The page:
‘Hannibal’ comes to dinner

slide_281040_2167887_free

by EMILY CLANCE, A&E Editor

In 1981, former journalist Thomas Harris wrote a novel called “Red Dragon” and introduced the unforgettable character of Hannibal Lecter, the cannibal psychiatrist that has gone on to become one of the most well-known villains in modern media. Lecter has been featured in five movies, but his latest appearance on the screen is not in another film, but on TV.

NBC premiered “Hannibal” this past April to mostly positive reviews. The show’s first season takes place before the events of “Red Dragon,” a time period only briefly touched on in both the movie and in Harris’ original book.

Starring Hugh Dancy as Will Graham and Mads Mikkelsen as Hannibal Lecter himself, the show watches as Graham returns to work for the FBI in order to catch serial killers.

Graham has the ability to completely empathize with the killers and get inside their minds to learn their motives and methods. This takes a massive psychological toll on him, and he begins having panic attacks and hallucinations.

As his psychiatrist, Lecter’s job is to help Graham cope with the atrocities he faces on a daily basis. Instead, he chooses to manipulate Graham and torment him further, purely for his own amusement.

The fact that Lecter is also a cannibal has yet to be discovered by the characters.

The show’s cinematography is breathtaking and reminiscent of shows such as FX’s “American Horror Story.” Though the camera doesn’t often shy away from showing gore, it’s done in an artful way and not just for the shock factor.

Mikkelsen’s performance as Lecter is both chilling and hypnotizing. No matter how terrible his actions are, from killing and cooking people  he considers rude to mentally torturing Will Graham, you just can’t look away.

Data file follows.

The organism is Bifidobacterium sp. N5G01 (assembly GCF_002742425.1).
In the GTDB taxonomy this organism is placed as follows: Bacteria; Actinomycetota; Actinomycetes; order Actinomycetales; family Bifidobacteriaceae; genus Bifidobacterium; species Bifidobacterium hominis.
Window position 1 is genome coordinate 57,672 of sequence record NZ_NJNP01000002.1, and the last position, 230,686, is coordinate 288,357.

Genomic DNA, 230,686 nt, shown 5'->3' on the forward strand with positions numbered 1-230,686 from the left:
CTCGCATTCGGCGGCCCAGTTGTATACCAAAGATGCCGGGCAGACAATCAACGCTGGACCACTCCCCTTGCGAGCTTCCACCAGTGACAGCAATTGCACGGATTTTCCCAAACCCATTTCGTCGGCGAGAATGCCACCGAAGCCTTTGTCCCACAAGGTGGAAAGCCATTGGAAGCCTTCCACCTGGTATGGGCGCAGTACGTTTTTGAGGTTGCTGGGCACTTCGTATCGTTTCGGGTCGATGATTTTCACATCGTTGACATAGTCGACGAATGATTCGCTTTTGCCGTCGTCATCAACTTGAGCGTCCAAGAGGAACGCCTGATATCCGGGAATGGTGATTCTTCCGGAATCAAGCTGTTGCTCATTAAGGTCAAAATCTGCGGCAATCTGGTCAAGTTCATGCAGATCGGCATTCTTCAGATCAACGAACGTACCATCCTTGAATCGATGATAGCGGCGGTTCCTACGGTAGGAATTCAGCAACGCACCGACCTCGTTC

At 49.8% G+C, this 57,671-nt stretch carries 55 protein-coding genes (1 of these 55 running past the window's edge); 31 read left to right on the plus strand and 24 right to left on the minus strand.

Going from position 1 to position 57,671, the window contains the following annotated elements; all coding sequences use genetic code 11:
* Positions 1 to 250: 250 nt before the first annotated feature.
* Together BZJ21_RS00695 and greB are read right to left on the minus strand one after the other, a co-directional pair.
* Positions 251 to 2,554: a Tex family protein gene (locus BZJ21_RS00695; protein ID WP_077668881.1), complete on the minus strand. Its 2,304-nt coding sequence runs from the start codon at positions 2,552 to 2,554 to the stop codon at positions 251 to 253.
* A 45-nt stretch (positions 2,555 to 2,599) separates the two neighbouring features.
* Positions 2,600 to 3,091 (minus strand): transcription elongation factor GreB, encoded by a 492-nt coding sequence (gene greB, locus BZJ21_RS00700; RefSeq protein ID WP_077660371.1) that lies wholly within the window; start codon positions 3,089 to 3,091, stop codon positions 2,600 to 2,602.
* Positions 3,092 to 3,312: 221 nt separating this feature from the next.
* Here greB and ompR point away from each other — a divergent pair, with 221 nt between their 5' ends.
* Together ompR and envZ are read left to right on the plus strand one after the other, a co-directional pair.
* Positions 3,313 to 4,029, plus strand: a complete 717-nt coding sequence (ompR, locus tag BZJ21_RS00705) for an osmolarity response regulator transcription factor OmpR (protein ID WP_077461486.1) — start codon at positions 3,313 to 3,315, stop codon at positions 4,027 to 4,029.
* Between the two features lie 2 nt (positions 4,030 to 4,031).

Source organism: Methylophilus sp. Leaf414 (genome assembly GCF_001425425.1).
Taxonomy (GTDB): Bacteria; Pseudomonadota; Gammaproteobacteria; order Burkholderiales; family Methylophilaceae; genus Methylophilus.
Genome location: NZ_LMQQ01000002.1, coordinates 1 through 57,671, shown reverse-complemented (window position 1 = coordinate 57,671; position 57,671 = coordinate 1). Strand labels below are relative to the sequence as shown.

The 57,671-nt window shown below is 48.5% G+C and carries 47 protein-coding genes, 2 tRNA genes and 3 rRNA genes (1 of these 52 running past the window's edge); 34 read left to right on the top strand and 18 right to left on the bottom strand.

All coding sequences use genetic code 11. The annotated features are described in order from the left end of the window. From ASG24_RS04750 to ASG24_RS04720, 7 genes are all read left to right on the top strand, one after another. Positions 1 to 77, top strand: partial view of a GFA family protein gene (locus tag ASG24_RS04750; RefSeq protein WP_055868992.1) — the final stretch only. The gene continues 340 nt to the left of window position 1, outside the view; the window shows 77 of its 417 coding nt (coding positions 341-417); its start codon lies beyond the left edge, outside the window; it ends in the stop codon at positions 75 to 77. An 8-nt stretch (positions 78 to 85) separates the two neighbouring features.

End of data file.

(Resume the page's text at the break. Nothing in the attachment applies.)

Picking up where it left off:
Likewise, Dancy performs his character perfectly as well. Throughout the show’s first season, viewers watch Graham go from an awkward and troubled man to one who is questioning his sanity at every turn. He doubts those who say they are his friends, only trusting the man who is causing all of his problems.

Supporting cast members include Laurence Fishburne as FBI agent Jack Crawford, former star of “The X-Files” Gillian Anderson as Lecter’s psychiatrist Bedelia Du Maurier and Lara Jean Chorostecki as the much-hated tabloid reporter Freddie Lounds.

Showrunner Bryan Fuller, who also created the short-lived “Pushing Daisies,” has said that he wants to tell the full Hannibal Lecter story, from “Red Dragon” through “The Silence of the Lambs” and “Hannibal,” and viewers are more than willing to watch.

Though ratings were low enough to make the show’s cast, crew and fanbase worried that it wouldn’t last, fan-run campaigns on the Internet helped drive the numbers up enough for NBC to renew the show for a second season at the end of May.

If you’re searching for a new TV show that’s both well-written and visually stunning, with fantastic performances from not only its leads but from its supporting cast as well, take a look at
“Hannibal.”

Season one is available on DVD and Blu-ray today.